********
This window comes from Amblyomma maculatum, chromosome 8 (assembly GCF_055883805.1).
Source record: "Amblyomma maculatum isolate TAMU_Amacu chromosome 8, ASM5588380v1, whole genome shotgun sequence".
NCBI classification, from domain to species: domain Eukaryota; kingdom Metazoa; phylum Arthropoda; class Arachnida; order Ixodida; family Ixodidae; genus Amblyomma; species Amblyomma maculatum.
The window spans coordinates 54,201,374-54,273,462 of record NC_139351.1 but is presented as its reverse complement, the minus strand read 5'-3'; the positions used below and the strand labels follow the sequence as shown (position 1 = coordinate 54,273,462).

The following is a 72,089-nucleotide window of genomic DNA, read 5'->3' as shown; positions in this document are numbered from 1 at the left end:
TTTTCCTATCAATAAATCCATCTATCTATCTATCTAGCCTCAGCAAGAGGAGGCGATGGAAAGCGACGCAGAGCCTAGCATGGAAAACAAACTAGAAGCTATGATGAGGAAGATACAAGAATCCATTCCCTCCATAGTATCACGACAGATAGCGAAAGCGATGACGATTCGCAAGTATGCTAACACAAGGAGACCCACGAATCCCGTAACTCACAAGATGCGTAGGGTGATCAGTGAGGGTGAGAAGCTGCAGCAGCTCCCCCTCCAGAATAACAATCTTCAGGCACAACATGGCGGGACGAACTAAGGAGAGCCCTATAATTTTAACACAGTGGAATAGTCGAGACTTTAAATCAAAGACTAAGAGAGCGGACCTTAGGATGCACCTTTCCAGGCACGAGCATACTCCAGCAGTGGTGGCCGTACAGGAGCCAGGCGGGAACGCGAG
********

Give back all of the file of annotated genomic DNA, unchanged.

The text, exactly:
This window comes from Amblyomma maculatum, chromosome 8 (assembly GCF_055883805.1).
Source record: "Amblyomma maculatum isolate TAMU_Amacu chromosome 8, ASM5588380v1, whole genome shotgun sequence".
NCBI classification, from domain to species: domain Eukaryota; kingdom Metazoa; phylum Arthropoda; class Arachnida; order Ixodida; family Ixodidae; genus Amblyomma; species Amblyomma maculatum.
The window spans coordinates 54,201,374-54,273,462 of record NC_139351.1 but is presented as its reverse complement, the minus strand read 5'-3'; the positions used below and the strand labels follow the sequence as shown (position 1 = coordinate 54,273,462).

The following is a 72,089-nucleotide window of genomic DNA, read 5'->3' as shown; positions in this document are numbered from 1 at the left end:
TTTTCCTATCAATAAATCCATCTATCTATCTATCTAGCCTCAGCAAGAGGAGGCGATGGAAAGCGACGCAGAGCCTAGCATGGAAAACAAACTAGAAGCTATGATGAGGAAGATACAAGAATCCATTCCCTCCATAGTATCACGACAGATAGCGAAAGCGATGACGATTCGCAAGTATGCTAACACAAGGAGACCCACGAATCCCGTAACTCACAAGATGCGTAGGGTGATCAGTGAGGGTGAGAAGCTGCAGCAGCTCCCCCTCCAGAATAACAATCTTCAGGCACAACATGGCGGGACGAACTAAGGAGAGCCCTATAATTTTAACACAGTGGAATAGTCGAGACTTTAAATCAAAGACTAAGAGAGCGGACCTTAGGATGCACCTTTCCAGGCACGAGCATACTCCAGCAGTGGTGGCCGTACAGGAGCCAGGCGGGAACGCGAG